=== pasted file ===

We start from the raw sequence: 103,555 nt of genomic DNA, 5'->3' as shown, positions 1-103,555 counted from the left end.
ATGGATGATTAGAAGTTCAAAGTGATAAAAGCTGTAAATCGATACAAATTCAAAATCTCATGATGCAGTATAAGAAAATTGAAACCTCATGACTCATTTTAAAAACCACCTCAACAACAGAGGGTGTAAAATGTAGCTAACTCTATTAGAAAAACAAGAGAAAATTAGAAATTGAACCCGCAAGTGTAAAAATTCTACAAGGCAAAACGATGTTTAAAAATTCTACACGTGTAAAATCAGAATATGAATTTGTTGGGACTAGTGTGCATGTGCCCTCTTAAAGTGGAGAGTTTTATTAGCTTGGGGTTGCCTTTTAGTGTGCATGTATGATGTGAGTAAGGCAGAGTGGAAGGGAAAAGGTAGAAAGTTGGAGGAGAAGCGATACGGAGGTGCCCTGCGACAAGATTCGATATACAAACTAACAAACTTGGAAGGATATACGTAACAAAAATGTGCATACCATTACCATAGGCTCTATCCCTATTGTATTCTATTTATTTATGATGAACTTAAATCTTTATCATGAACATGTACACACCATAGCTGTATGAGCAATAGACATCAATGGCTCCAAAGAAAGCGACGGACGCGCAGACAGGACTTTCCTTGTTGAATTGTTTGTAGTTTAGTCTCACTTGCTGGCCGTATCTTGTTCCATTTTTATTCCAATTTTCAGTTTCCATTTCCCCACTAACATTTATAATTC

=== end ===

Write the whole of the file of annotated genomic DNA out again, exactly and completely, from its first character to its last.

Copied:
We start from the raw sequence: 103,555 nt of genomic DNA, 5'->3' as shown, positions 1-103,555 counted from the left end.
ATGGATGATTAGAAGTTCAAAGTGATAAAAGCTGTAAATCGATACAAATTCAAAATCTCATGATGCAGTATAAGAAAATTGAAACCTCATGACTCATTTTAAAAACCACCTCAACAACAGAGGGTGTAAAATGTAGCTAACTCTATTAGAAAAACAAGAGAAAATTAGAAATTGAACCCGCAAGTGTAAAAATTCTACAAGGCAAAACGATGTTTAAAAATTCTACACGTGTAAAATCAGAATATGAATTTGTTGGGACTAGTGTGCATGTGCCCTCTTAAAGTGGAGAGTTTTATTAGCTTGGGGTTGCCTTTTAGTGTGCATGTATGATGTGAGTAAGGCAGAGTGGAAGGGAAAAGGTAGAAAGTTGGAGGAGAAGCGATACGGAGGTGCCCTGCGACAAGATTCGATATACAAACTAACAAACTTGGAAGGATATACGTAACAAAAATGTGCATACCATTACCATAGGCTCTATCCCTATTGTATTCTATTTATTTATGATGAACTTAAATCTTTATCATGAACATGTACACACCATAGCTGTATGAGCAATAGACATCAATGGCTCCAAAGAAAGCGACGGACGCGCAGACAGGACTTTCCTTGTTGAATTGTTTGTAGTTTAGTCTCACTTGCTGGCCGTATCTTGTTCCATTTTTATTCCAATTTTCAGTTTCCATTTCCCCACTAACATTTATAATTC